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May's Top Verdicts: From Unanimous Jury Verdicts to Stealing Financial Tech

Here are some of the most notable verdicts from around the country for the month of May.

Most Supreme Verdict: Unanimous Verdict Rule to Only Be Applied Going Forward

gavel 3577258 640 smallThe Supreme Court ruled that its prior decision requiring unanimous verdicts in criminal trials will only be applied going forward and is not applicable retroactively, according to an article from CNN. The 6-3 majority opinion was written by Justice Brett Kavanaugh and comes as a blow to hundreds of people in Louisiana, Oregon and Puerto Rico, where non-unanimous jury verdicts were permitted prior to last year’s Ramos v. Louisiana case. Justice Elena Kagan penned the dissent.

Most Fatal Verdict: Brandon Berry Convicted in Murder of Autistic Man He Said Sexually Assaulted a Child 

Brandon Berry of Jackson County, Alabama, was convicted of murder and kidnapping, both in the first degree, according to an article from WAFF 48. Berry was charged with the 2018 “killing and burying” of David Christen Lorenzo Rivamonte, an autistic man who Berry said admitted to sexually assaulting a 10 year old child. Berry is expected to be sentenced at the end of June.

Most Financial Verdict: Patterson + Sheridan Wins $13M for CloudofChange in Patent Infringement Case

Intellectual property law firm Patterson + Sheridan won a $13.2 million jury verdict on behalf of CloudofChange in a patent infringement case, according to an article from Yahoo! Finance. CloudofChange alleged NCR infringed on point-of-sale tech patents, and to that end, generated at least $100 million in revenues. “The seven-person jury also determined that the infringement was willful, which could result in as much as a tripling of the actual damages award,” according to the article.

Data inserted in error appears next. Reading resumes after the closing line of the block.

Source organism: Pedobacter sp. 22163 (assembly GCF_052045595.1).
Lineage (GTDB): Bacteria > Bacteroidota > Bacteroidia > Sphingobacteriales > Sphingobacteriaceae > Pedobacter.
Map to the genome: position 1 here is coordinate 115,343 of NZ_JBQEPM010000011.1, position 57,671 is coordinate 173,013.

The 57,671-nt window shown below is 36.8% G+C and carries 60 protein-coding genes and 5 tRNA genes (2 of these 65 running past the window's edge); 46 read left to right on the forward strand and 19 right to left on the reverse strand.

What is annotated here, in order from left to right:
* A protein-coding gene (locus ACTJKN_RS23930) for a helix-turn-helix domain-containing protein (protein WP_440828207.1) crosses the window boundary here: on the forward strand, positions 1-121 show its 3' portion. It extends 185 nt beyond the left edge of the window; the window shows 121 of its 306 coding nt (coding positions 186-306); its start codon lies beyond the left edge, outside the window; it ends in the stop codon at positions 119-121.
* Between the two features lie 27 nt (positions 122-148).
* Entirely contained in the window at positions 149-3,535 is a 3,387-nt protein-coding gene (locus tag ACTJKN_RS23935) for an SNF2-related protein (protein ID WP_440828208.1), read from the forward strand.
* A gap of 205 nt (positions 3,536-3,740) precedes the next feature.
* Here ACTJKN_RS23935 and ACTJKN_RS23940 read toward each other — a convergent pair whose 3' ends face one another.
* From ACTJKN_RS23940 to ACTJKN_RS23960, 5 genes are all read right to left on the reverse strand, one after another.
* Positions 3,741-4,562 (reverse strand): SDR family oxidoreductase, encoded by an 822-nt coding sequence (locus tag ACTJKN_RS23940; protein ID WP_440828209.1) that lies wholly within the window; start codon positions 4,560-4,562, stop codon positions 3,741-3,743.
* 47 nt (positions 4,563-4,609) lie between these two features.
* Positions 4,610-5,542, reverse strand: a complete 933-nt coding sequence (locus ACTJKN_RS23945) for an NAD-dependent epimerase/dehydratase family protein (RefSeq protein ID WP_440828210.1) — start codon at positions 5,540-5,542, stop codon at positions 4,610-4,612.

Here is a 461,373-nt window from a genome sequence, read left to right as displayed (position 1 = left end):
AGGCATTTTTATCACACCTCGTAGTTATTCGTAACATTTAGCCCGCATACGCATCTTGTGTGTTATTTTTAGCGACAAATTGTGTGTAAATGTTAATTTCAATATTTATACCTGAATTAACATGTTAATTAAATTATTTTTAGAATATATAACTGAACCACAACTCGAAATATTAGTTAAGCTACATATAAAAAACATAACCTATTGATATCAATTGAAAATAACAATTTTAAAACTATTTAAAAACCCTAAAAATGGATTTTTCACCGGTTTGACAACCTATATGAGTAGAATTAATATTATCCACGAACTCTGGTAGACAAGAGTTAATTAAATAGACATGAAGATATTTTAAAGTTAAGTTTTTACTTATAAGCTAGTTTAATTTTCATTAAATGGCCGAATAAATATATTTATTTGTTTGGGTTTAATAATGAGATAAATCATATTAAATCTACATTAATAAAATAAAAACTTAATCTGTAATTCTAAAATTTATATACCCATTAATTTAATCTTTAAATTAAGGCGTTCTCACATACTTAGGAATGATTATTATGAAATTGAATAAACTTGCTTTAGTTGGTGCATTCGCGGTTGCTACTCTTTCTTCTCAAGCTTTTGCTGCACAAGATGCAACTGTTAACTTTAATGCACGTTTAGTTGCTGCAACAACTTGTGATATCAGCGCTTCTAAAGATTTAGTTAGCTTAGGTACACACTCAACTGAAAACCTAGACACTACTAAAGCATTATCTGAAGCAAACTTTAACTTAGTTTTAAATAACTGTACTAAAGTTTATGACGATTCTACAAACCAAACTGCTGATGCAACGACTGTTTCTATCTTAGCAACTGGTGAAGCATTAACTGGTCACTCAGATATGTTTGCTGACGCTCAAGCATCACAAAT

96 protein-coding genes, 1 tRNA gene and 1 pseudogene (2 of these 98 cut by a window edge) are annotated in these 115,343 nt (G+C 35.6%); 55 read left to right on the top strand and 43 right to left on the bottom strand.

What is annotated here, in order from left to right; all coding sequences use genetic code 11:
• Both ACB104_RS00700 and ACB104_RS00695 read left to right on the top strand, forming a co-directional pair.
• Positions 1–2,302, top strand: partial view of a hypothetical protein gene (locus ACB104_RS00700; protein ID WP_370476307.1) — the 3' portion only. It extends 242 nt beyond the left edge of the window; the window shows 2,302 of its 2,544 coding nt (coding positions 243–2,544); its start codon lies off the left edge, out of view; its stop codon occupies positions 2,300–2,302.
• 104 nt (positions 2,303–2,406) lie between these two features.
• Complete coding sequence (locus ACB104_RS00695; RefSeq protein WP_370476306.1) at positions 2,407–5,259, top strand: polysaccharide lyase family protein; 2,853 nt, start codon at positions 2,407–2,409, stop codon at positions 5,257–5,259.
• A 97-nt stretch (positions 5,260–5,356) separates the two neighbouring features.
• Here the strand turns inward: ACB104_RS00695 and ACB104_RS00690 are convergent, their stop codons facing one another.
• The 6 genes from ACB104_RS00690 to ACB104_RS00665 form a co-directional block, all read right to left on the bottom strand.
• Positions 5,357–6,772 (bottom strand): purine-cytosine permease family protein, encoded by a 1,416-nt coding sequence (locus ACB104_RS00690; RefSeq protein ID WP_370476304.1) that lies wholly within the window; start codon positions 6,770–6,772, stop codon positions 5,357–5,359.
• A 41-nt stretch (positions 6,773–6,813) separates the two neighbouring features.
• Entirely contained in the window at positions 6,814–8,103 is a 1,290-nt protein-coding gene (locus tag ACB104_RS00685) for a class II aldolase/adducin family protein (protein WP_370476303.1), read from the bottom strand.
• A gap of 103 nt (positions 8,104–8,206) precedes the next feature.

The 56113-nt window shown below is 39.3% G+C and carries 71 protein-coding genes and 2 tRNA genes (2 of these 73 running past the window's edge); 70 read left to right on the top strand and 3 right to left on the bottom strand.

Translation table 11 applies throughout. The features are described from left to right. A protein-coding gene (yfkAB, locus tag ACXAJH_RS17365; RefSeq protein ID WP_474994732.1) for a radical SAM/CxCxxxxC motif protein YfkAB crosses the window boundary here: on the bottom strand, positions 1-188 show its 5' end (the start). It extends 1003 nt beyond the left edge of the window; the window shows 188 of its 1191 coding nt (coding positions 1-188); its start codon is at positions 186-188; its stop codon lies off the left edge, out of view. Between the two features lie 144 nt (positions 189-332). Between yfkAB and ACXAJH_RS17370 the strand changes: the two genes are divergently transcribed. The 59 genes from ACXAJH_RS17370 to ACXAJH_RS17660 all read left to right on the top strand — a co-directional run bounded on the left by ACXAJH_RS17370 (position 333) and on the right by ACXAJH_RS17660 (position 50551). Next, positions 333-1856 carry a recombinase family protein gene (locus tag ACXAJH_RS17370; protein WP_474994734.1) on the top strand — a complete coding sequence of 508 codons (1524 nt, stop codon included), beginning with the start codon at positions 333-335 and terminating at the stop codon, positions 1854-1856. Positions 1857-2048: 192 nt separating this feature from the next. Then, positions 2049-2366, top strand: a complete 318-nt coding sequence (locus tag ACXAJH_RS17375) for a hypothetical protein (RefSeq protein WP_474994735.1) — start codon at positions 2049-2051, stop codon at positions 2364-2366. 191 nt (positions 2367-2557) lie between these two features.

Most Residential Verdict: Orange Beach Developer Wins $3.78M After Accusing Building Dept. of Meddling in His Business Affairs

Ian Boles, an Orange Beach developer and resident, won $3.78 million in a judgment against the City after arguing he lost rental income and potential development due to being targeted by the Building Department, according to information from OBA Website. The bulk of the award was comprised of $2.4 million in “lost future profits in possible duplex construction.” Additionally, Boles also sued the city’s building official, Lannie Smith, separately, but that matter was settled out of court, notes the article.

Most International Verdict: In Landmark Case, Shell Ordered to Cut Carbon Emissions

Royal Dutch Shell has been ordered to cut its carbon emissions by a court in the Netherlands, according to an article from Forbes. Judge Larisa Alwin ruled Shell must reduce greenhouse emissions “45% by 2030 from 2019 levels.” Shell’s existing mitigation plan was found to be insufficient. “The court also ruled that Shell is responsible for emissions from its customers and suppliers, known as scope 3 emissions, and further that Shell’s activities constituted a threat to the ‘right to life’ and ‘undisturbed family life,’ as set out in the European Convention on Human Rights,” the article notes.

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